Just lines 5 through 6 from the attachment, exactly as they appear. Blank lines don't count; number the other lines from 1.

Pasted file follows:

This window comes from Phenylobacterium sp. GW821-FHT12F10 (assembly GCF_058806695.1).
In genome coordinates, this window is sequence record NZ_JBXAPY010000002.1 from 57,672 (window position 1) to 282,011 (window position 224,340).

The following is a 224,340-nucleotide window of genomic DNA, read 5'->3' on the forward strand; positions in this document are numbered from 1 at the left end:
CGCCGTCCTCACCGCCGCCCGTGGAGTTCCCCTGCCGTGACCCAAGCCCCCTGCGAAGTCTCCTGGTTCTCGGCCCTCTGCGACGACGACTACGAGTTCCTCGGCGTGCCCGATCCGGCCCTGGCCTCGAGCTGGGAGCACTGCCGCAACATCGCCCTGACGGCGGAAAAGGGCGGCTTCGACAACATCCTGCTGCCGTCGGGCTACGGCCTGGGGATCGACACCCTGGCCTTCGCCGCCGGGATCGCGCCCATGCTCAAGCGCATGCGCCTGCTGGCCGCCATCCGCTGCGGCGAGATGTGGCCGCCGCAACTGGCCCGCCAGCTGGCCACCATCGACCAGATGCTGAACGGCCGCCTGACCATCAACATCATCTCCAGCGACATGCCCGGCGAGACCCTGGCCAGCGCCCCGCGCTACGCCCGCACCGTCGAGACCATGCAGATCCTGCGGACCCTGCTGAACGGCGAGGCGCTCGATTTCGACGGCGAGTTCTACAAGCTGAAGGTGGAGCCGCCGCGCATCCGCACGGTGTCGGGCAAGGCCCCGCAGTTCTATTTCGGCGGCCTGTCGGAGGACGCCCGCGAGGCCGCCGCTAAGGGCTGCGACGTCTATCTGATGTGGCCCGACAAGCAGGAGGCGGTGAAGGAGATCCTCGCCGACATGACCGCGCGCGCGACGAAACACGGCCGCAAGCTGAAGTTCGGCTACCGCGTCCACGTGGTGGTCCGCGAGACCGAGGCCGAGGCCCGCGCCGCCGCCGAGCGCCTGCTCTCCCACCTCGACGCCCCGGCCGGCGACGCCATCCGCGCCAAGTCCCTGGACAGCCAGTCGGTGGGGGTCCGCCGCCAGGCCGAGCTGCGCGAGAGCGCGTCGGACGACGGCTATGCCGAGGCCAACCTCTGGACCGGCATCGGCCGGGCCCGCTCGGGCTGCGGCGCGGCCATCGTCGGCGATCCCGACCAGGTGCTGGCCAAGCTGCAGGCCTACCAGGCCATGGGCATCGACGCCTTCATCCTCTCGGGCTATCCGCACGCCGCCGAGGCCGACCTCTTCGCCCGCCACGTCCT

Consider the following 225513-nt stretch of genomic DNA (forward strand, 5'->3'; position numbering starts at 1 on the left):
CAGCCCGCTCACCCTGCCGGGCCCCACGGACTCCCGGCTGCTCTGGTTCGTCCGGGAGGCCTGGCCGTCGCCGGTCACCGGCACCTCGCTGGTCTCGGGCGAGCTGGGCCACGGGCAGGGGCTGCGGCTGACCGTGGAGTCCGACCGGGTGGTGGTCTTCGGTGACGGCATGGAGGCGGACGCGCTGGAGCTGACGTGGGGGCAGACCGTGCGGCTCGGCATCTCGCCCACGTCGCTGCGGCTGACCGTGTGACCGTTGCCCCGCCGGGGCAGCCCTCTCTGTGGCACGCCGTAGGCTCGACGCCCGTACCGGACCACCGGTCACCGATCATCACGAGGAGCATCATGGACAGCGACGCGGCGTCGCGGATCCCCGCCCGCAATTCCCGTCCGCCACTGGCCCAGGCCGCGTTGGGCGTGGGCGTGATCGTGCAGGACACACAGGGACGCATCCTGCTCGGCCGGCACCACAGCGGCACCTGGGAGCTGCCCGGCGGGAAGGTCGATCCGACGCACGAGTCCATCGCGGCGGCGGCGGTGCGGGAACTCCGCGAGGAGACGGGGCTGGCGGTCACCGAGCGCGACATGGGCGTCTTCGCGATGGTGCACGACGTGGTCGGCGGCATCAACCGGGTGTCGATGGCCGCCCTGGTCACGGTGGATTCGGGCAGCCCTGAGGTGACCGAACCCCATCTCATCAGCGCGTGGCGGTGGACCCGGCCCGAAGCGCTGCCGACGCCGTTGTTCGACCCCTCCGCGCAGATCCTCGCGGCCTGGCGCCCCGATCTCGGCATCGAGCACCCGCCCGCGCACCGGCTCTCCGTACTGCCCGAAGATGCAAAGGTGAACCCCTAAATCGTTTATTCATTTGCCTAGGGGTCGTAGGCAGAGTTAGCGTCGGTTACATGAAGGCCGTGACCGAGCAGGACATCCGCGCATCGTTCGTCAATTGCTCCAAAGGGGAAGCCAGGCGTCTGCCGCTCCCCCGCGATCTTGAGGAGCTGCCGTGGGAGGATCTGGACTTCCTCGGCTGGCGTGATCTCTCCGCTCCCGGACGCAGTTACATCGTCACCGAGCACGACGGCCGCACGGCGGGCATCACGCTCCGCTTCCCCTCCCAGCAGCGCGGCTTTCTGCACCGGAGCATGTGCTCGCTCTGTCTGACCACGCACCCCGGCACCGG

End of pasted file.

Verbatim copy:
Consider the following 225513-nt stretch of genomic DNA (forward strand, 5'->3'; position numbering starts at 1 on the left):
CAGCCCGCTCACCCTGCCGGGCCCCACGGACTCCCGGCTGCTCTGGTTCGTCCGGGAGGCCTGGCCGTCGCCGGTCACCGGCACCTCGCTGGTCTCGGGCGAGCTGGGCCACGGGCAGGGGCTGCGGCTGACCGTGGAGTCCGACCGGGTGGTGGTCTTCGGTGACGGCATGGAGGCGGACGCGCTGGAGCTGACGTGGGGGCAGACCGTGCGGCTCGGCATCTCGCCCACGTCGCTGCGGCTGACCGTGTGACCGTTGCCCCGCCGGGGCAGCCCTCTCTGTGGCACGCCGTAGGCTCGACGCCCGTACCGGACCACCGGTCACCGATCATCACGAGGAGCATCATGGACAGCGACGCGGCGTCGCGGATCCCCGCCCGCAATTCCCGTCCGCCACTGGCCCAGGCCGCGTTGGGCGTGGGCGTGATCGTGCAGGACACACAGGGACGCATCCTGCTCGGCCGGCACCACAGCGGCACCTGGGAGCTGCCCGGCGGGAAGGTCGATCCGACGCACGAGTCCATCGCGGCGGCGGCGGTGCGGGAACTCCGCGAGGAGACGGGGCTGGCGGTCACCGAGCGCGACATGGGCGTCTTCGCGATGGTGCACGACGTGGTCGGCGGCATCAACCGGGTGTCGATGGCCGCCCTGGTCACGGTGGATTCGGGCAGCCCTGAGGTGACCGAACCCCATCTCATCAGCGCGTGGCGGTGGACCCGGCCCGAAGCGCTGCCGACGCCGTTGTTCGACCCCTCCGCGCAGATCCTCGCGGCCTGGCGCCCCGATCTCGGCATCGAGCACCCGCCCGCGCACCGGCTCTCCGTACTGCCCGAAGATGCAAAGGTGAACCCCTAAATCGTTTATTCATTTGCCTAGGGGTCGTAGGCAGAGTTAGCGTCGGTTACATGAAGGCCGTGACCGAGCAGGACATCCGCGCATCGTTCGTCAATTGCTCCAAAGGGGAAGCCAGGCGTCTGCCGCTCCCCCGCGATCTTGAGGAGCTGCCGTGGGAGGATCTGGACTTCCTCGGCTGGCGTGATCTCTCCGCTCCCGGACGCAGTTACATCGTCACCGAGCACGACGGCCGCACGGCGGGCATCACGCTCCGCTTCCCCTCCCAGCAGCGCGGCTTTCTGCACCGGAGCATGTGCTCGCTCTGTCTGACCACGCACCCCGGCACCGG